The operation of the anti-fuse element will be described below. To determine the conduction state of the anti-fuse element, in FIG. 7, semiconductor substrate 1 and first source/drain regions 7 are set to the same fixed potential (ground potential, for example), and a low voltage at a level that does not break first gate insulating film 4 is applied to first gate electrode 6. The gate current flowing in this state is monitored and compared with a preset reference current magnitude. When the current magnitude is greater than or equal to the reference current magnitude, the anti-fuse element is judged to be conducting. In the initial state, the anti-fuse element is not conducting. The conduction state of the anti-fuse element can therefore be judged correctly.

To change the conduction state of the anti-fuse element, semiconductor substrate 1 and first source/drain regions 7 are set to the same fixed potential, and then a high voltage is applied to first gate electrode 6 to form conduction paths due to dielectric breakdown. The conduction paths formed due to the dielectric breakdown of the first gate insulating film terminate at either first source/drain regions 7 or high-concentration impurity region 3. In either case, the connection resistance of the conduction paths can be kept low, because the N-type impurity has been introduced to a high concentration in semiconductor substrate 1. Further, since first source/drain regions 7 and high-concentration impurity region 3 have low wiring resistance, increase in electric resistance can be suppressed at the time of gate current judgment irrespective of the location of the formed conduction paths.

While the above exemplary embodiment has been described with reference to the case where N-type high-concentration impurity region 3 and N-type first source/drain regions 7 are formed in P-type semiconductor substrate 1, the conduction types can be changed. In this case, a low-concentration N-type well may be formed in advance in the area of the semiconductor substrate where an anti-fuse element is to be formed, and impurity such as boron and boron fluoride (BF2) may be ion-implanted to a high concentration to form a P-type diffusion layer region, which will serve as high-concentration impurity region 3 and first source/drain regions 7. When a P-type high-concentration impurity region is formed as well, the ion implantation can be carried out under the following conditions: the implantation energy ranges from 10 to 30 KeV, and the dosage ranges from approximately 1×1014 to 1×1016 atoms/cm2.

The method described above for applying a voltage to operate the anti-fuse element is presented by way of example and is not the only way. For example, semiconductor substrate 1 and first source/drain regions 7 may be set to have the same negative potential (a value ranging from approximately −1 to −2 V). Further, the potential applied to first source/drain regions 7 may differ from that applied to semiconductor substrate 1.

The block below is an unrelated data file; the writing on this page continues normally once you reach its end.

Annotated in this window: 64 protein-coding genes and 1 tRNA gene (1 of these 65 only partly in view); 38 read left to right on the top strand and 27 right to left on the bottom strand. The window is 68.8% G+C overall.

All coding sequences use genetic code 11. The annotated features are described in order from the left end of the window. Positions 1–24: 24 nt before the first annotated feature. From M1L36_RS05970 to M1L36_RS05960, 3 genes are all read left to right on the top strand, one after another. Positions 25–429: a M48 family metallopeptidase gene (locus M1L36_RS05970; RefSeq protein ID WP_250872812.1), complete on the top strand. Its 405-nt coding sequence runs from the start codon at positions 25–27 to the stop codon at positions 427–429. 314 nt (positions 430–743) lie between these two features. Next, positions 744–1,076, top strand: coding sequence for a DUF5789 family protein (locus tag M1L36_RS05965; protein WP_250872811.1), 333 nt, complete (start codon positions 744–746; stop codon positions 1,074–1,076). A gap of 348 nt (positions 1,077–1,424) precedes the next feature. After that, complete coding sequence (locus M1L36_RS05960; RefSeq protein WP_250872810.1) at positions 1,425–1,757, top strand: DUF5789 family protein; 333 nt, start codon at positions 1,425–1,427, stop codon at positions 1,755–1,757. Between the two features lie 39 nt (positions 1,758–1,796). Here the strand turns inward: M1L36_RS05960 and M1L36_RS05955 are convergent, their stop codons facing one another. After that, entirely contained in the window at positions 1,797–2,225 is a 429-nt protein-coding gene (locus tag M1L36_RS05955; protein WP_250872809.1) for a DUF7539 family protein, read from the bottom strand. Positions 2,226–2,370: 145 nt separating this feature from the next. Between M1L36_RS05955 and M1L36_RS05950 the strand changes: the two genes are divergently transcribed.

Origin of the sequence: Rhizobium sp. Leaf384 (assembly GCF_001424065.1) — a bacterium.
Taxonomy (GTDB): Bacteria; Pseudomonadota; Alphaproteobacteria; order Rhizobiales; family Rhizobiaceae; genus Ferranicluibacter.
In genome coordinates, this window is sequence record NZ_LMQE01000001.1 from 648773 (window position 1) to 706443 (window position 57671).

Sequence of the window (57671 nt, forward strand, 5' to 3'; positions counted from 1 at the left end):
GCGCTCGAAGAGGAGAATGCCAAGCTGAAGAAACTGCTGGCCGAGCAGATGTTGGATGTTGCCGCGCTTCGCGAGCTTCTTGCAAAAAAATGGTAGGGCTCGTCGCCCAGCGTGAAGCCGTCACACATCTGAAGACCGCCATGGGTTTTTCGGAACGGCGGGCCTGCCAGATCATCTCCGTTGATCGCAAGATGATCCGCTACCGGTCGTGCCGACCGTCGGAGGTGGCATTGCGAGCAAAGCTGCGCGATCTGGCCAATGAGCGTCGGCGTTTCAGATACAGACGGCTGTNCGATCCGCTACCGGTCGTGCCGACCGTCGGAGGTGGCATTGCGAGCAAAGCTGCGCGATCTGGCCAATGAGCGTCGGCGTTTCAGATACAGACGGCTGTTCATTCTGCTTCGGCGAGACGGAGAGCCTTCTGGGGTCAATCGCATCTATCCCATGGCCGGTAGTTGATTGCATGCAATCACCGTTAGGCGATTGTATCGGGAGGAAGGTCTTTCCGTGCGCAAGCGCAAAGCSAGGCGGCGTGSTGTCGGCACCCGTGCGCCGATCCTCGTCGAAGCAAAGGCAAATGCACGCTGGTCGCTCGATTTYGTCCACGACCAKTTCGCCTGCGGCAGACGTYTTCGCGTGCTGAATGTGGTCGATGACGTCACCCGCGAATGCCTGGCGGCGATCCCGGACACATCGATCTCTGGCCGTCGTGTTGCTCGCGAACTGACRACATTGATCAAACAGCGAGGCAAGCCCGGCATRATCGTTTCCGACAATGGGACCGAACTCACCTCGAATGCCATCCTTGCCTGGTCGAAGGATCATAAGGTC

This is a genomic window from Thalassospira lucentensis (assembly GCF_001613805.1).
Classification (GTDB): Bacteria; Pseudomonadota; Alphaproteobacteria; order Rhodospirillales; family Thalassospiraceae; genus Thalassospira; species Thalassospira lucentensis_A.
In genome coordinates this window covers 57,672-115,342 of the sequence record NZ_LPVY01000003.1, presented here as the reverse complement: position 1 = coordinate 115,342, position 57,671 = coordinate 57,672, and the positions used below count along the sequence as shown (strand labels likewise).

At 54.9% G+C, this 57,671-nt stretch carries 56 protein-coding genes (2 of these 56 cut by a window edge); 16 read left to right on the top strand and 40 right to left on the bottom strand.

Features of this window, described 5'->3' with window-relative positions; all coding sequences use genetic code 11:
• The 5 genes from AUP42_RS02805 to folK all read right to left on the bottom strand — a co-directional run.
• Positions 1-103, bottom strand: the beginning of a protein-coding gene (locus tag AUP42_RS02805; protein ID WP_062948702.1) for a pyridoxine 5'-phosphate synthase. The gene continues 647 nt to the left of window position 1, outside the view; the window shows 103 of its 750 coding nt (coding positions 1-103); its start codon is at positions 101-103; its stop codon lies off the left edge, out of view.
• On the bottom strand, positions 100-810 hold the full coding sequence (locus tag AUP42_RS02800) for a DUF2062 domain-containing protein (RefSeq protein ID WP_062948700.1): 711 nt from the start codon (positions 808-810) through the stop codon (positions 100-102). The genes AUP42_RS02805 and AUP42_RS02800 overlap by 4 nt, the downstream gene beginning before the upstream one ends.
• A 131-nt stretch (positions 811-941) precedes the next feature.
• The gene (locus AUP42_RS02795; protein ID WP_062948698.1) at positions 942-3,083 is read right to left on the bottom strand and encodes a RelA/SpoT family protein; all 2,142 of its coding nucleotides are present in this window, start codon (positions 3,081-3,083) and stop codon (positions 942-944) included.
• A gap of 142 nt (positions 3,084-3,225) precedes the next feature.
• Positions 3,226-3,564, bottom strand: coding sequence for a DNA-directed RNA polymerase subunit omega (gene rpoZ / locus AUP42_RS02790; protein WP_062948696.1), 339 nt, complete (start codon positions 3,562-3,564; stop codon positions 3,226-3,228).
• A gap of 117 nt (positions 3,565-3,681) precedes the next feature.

The material used for forming the anti-fuse element can be changed as long as the anti-fuse element material does not depart from the scope of the present invention. For example, the first gate electrode is not necessarily comprised of a polycrystalline silicon single layer film. The first gate electrode may be a multilayer film obtained by stacking a polycrystalline silicon film and a high melting point metal film such as tungsten, or a single layer film made of a high melting point metal. In this case, a silicide film can be formed. The silicide film can be formed, for example, by sequentially forming a polysilicon film and a metal film followed by heat treatment for silicidation. The type of the metal is not limited to a specific one as long as the metal reacts with silicon to form a silicide. Examples of such a metal may include Ni, Cr, Ir, Rh, Ti, Zr, Hf, V, Ta, Nb, Mo, and W. Examples of the silicide may include NiSi, Ni2Si, Ni3Si, NiSi2, WSi2, TiSi2, VSi2, CrSi2, ZrSi2, NbSi2, MoSi2, TaSi2, CoSi, CoSi2, PtSi, Pt2Si, and Pd2Si.

The first gate insulating film can alternatively be made of a material other than a silicon oxide or comprised of a laminate made of a plurality of materials. Specific examples may include a silicon oxide film (SiO2), a silicon nitride film (Si3N4), a silicon oxynitride film, a laminate of the above-mentioned films, and an oxide film containing hafnium (Hf). Another example of the first gate insulating film may be a high-K insulating film made of a metal oxide, a metal silicate, or a metal-oxide- or metal-silicate-based material to which nitrogen is introduced.